California was once a trend-setting state.
Today, however, it seems only to cling to ideas long since proved worthless. Businesses are fleeing the state. Storefronts on once bustling commercial thoroughfares sit vacant for want of retail tenants. The unemployment rate remains above 10%.
And our governor doesn’t seem to have much respect for those who build enterprises and create jobs. Contending that the passage of Proposition 30 last week marks “the start of a broader movement to increase taxes on the rich“, Jerry Brown said
Revenue means taxes, and certainly those who have been blessed the most, who have disproportionately extracted, by whatever skill, more and more from the national wealth, they’re going to have to share more of that. . . . And everyone is going to have to realize that building roads is important, investing in schools is important, paying for the national defense is important, biomedical research is important, the space program is an indicator of the world leader – all that takes money.
Ah, but Jerry, before that referendum passed, we were already taxed enough to pay for such things. And other states manage to pay for roads, schools and etc., with much lower tax rates than we had before Prop 30 passed. The issue is not the absence of revenue, but the excess of bureaucracy and the superabundance of benefits for government employees.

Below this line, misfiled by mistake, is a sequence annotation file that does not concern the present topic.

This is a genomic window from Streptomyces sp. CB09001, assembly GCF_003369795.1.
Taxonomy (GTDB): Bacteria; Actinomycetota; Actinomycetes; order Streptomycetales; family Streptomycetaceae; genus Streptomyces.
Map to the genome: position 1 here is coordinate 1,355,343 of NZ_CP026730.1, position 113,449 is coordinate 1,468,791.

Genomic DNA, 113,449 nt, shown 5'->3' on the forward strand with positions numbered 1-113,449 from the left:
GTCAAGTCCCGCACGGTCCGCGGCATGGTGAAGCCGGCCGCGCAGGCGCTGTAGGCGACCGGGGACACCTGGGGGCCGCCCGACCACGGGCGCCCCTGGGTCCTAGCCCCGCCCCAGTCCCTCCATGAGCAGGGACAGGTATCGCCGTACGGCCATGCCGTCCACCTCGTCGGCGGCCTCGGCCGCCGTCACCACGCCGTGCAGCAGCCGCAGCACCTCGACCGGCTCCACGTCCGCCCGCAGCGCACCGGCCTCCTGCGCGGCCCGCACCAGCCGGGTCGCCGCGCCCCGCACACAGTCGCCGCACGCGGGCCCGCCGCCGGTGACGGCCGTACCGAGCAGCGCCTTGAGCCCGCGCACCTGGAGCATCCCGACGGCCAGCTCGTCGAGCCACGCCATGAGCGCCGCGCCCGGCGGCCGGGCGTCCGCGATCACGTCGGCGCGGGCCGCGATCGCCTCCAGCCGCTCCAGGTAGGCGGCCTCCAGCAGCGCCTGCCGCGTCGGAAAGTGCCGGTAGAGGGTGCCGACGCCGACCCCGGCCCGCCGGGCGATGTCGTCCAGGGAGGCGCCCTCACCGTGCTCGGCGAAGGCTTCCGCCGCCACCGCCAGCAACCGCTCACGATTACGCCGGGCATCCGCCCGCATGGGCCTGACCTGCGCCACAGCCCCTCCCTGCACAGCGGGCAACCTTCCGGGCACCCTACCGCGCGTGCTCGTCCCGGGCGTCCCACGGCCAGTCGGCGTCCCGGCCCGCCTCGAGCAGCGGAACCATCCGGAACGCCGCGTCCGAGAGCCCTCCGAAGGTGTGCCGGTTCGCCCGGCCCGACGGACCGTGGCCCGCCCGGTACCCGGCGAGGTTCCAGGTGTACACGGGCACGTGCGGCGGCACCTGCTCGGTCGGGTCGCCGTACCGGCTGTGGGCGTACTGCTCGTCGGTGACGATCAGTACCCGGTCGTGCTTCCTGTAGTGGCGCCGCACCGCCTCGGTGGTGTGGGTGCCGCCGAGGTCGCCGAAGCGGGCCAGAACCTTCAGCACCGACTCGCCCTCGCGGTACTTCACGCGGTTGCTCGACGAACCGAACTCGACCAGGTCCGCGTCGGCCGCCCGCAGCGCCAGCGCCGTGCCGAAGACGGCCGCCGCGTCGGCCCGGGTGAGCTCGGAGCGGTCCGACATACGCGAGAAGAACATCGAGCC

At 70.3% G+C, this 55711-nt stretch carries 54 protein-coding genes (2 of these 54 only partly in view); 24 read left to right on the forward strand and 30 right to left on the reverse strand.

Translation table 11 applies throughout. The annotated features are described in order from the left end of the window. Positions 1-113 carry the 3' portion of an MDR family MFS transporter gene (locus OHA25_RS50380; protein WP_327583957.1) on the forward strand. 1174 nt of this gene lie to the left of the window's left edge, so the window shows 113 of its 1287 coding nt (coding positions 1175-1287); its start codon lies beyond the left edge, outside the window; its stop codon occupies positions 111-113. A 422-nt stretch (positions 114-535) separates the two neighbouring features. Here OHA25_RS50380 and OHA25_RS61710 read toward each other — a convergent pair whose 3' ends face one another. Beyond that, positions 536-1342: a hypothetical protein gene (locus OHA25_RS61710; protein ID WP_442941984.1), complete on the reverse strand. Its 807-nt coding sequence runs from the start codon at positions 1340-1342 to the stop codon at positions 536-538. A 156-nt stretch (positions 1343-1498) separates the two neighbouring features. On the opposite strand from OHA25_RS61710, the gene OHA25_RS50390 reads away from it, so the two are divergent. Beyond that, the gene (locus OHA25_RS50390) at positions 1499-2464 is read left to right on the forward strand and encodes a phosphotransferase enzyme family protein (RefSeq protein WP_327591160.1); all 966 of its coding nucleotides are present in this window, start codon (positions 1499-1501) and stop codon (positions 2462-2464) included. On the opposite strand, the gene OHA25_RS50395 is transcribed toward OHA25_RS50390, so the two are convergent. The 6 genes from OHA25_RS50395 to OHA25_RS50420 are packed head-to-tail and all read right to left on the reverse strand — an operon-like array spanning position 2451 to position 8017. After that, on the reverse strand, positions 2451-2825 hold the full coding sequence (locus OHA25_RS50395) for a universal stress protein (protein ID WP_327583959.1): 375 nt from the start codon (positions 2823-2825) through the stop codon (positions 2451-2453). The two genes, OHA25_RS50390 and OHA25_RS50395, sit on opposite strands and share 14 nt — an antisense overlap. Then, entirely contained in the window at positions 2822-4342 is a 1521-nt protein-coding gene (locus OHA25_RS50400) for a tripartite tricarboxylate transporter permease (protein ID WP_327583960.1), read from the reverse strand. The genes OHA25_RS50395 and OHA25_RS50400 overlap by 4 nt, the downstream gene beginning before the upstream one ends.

But, his suggestion about the state’s (supposed) revenue shortfall is only part of what is troubling in the once and current governor’s statement. By using the verb, “extract,” to explain how wealthy citizens acquired their wealth, he all but dismisses their accomplishment, sounding scornful toward their achievement.
He seems to be suggesting that the “wealthy” extracted income from a fixed pool of national wealth, as if said pool existed in some remote locale — and they were the most conniving in accessing it and “extracting” the wealth already there. They didn’t access the wealth, they created it, generally through their hard work and ingenuity.
That Jerry Brown does not appreciate this helps us understand why he has failed to put forward the types of reforms the (once-)Golden State needs in order to keep entrepreneurs from fleeing the state — and to encourage them to build their enterprises here, creating jobs and making ever larger that pool of wealth.